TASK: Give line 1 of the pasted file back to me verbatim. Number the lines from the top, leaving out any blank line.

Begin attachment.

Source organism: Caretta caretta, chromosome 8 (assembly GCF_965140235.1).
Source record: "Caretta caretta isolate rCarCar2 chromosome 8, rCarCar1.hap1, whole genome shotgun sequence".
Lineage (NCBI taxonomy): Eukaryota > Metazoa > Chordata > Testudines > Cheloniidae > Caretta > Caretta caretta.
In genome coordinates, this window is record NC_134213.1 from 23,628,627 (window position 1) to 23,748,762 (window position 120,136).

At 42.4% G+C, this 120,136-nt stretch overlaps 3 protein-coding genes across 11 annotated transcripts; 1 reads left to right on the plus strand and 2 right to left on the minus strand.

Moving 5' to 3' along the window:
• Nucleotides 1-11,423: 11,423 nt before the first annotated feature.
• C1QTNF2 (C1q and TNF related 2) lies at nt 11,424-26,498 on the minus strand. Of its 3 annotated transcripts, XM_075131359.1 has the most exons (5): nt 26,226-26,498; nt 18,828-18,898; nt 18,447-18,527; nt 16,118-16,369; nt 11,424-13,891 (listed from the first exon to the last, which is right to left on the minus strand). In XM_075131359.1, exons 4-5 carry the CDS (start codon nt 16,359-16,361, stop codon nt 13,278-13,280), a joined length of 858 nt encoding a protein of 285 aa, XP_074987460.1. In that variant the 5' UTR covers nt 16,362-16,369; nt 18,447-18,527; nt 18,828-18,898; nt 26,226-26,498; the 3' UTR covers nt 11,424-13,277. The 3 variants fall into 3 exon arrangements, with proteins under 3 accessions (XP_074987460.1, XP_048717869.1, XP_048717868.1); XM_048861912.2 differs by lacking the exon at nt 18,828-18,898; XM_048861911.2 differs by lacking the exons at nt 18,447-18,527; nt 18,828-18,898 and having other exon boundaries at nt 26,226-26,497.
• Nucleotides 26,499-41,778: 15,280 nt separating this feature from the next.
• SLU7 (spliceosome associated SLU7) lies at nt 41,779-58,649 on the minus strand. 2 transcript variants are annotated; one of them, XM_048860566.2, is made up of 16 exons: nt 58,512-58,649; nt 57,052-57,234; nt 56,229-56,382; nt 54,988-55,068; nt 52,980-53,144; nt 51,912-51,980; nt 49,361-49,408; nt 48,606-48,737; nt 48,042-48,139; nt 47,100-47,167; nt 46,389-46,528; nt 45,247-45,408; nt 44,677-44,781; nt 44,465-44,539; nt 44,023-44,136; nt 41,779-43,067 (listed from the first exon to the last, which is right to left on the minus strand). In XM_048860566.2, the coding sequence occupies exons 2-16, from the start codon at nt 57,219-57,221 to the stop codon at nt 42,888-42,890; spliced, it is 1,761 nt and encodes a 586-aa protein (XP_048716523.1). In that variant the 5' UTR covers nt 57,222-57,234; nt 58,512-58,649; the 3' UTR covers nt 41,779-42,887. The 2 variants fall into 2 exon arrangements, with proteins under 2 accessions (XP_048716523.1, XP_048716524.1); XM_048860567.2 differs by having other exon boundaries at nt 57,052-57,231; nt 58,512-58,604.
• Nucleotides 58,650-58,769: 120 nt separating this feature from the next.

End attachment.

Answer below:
Source organism: Caretta caretta, chromosome 8 (assembly GCF_965140235.1).